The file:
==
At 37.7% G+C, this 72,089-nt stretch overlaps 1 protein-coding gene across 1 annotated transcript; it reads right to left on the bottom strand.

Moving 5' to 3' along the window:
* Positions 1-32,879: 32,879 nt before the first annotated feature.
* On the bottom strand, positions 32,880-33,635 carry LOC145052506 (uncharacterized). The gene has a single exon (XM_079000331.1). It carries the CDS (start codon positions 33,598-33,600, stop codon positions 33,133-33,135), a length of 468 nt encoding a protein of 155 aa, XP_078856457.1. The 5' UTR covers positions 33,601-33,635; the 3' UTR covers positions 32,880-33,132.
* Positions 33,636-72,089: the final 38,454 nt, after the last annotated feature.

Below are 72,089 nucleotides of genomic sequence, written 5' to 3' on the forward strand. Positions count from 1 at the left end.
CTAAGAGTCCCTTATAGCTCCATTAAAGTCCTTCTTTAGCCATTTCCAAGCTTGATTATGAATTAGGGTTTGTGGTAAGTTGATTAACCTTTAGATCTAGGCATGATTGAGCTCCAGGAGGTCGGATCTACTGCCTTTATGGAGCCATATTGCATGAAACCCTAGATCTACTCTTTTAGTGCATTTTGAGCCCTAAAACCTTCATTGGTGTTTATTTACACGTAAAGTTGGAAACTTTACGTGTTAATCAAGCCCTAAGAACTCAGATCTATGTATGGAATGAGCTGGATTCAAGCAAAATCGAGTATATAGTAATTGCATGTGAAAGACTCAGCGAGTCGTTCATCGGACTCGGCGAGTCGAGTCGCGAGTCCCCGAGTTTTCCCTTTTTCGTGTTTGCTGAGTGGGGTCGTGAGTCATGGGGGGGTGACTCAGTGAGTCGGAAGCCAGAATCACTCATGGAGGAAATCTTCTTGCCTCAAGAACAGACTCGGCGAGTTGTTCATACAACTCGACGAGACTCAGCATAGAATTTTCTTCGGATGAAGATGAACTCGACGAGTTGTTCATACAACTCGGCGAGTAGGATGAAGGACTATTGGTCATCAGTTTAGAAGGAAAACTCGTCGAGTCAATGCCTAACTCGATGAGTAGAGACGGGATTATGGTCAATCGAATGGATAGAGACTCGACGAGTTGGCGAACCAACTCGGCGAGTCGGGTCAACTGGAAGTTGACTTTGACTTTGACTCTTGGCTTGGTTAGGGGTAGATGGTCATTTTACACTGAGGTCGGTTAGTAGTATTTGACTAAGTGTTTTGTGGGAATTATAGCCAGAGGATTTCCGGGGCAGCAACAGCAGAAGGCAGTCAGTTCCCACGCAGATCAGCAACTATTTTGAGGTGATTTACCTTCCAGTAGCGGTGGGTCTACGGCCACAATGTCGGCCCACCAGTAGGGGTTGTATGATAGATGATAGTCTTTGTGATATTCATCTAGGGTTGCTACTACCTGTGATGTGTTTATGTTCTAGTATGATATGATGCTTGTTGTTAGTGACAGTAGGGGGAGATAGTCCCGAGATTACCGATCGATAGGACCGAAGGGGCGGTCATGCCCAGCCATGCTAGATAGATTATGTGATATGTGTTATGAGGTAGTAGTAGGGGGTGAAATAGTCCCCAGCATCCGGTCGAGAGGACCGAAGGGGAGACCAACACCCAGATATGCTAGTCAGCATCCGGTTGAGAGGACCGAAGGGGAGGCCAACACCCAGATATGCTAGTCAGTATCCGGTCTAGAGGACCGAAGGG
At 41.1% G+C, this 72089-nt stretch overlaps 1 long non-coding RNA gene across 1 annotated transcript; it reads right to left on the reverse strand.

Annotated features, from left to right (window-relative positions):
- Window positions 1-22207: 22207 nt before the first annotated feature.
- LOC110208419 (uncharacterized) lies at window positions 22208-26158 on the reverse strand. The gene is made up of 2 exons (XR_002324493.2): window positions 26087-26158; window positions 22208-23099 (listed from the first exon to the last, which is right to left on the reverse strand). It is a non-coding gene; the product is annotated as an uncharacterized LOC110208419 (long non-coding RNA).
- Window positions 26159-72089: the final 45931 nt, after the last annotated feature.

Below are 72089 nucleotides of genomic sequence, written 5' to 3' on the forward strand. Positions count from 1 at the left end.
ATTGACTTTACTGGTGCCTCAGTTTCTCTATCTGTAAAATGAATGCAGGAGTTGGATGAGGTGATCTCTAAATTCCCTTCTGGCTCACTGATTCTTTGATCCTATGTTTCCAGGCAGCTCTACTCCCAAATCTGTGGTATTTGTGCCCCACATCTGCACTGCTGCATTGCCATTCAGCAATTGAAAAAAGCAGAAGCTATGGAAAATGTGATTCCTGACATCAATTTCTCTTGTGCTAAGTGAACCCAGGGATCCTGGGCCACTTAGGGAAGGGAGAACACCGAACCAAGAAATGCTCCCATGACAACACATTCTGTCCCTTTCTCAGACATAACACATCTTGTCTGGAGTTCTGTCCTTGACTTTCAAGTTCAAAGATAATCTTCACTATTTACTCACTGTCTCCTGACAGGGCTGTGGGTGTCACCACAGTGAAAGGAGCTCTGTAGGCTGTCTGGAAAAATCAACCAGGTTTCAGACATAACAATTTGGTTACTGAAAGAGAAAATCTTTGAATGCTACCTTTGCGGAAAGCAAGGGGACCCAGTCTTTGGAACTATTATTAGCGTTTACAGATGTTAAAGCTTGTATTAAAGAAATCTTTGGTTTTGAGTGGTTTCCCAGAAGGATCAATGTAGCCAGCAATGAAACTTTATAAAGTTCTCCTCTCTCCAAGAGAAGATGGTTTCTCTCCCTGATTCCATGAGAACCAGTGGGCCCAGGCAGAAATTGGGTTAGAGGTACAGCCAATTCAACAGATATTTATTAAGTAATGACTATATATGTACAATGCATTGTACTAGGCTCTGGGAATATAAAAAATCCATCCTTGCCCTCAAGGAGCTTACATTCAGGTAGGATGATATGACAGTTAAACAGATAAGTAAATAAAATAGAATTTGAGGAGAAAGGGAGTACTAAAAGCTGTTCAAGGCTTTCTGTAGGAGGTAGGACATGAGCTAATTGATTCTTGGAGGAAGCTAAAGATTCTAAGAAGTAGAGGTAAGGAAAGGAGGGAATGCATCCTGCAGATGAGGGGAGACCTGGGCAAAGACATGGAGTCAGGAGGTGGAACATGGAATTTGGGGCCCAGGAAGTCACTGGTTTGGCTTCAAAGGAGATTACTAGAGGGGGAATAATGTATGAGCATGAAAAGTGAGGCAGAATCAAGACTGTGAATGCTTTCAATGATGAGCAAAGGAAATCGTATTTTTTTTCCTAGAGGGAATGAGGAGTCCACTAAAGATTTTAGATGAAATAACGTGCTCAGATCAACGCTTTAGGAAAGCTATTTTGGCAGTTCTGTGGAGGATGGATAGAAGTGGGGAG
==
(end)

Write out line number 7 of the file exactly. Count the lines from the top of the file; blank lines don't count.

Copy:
CTAAGAGTCCCTTATAGCTCCATTAAAGTCCTTCTTTAGCCATTTCCAAGCTTGATTATGAATTAGGGTTTGTGGTAAGTTGATTAACCTTTAGATCTAGGCATGATTGAGCTCCAGGAGGTCGGATCTACTGCCTTTATGGAGCCATATTGCATGAAACCCTAGATCTACTCTTTTAGTGCATTTTGAGCCCTAAAACCTTCATTGGTGTTTATTTACACGTAAAGTTGGAAACTTTACGTGTTAATCAAGCCCTAAGAACTCAGATCTATGTATGGAATGAGCTGGATTCAAGCAAAATCGAGTATATAGTAATTGCATGTGAAAGACTCAGCGAGTCGTTCATCGGACTCGGCGAGTCGAGTCGCGAGTCCCCGAGTTTTCCCTTTTTCGTGTTTGCTGAGTGGGGTCGTGAGTCATGGGGGGGTGACTCAGTGAGTCGGAAGCCAGAATCACTCATGGAGGAAATCTTCTTGCCTCAAGAACAGACTCGGCGAGTTGTTCATACAACTCGACGAGACTCAGCATAGAATTTTCTTCGGATGAAGATGAACTCGACGAGTTGTTCATACAACTCGGCGAGTAGGATGAAGGACTATTGGTCATCAGTTTAGAAGGAAAACTCGTCGAGTCAATGCCTAACTCGATGAGTAGAGACGGGATTATGGTCAATCGAATGGATAGAGACTCGACGAGTTGGCGAACCAACTCGGCGAGTCGGGTCAACTGGAAGTTGACTTTGACTTTGACTCTTGGCTTGGTTAGGGGTAGATGGTCATTTTACACTGAGGTCGGTTAGTAGTATTTGACTAAGTGTTTTGTGGGAATTATAGCCAGAGGATTTCCGGGGCAGCAACAGCAGAAGGCAGTCAGTTCCCACGCAGATCAGCAACTATTTTGAGGTGATTTACCTTCCAGTAGCGGTGGGTCTACGGCCACAATGTCGGCCCACCAGTAGGGGTTGTATGATAGATGATAGTCTTTGTGATATTCATCTAGGGTTGCTACTACCTGTGATGTGTTTATGTTCTAGTATGATATGATGCTTGTTGTTAGTGACAGTAGGGGGAGATAGTCCCGAGATTACCGATCGATAGGACCGAAGGGGCGGTCATGCCCAGCCATGCTAGATAGATTATGTGATATGTGTTATGAGGTAGTAGTAGGGGGTGAAATAGTCCCCAGCATCCGGTCGAGAGGACCGAAGGGGAGACCAACACCCAGATATGCTAGTCAGCATCCGGTTGAGAGGACCGAAGGGGAGGCCAACACCCAGATATGCTAGTCAGTATCCGGTCTAGAGGACCGAAGGG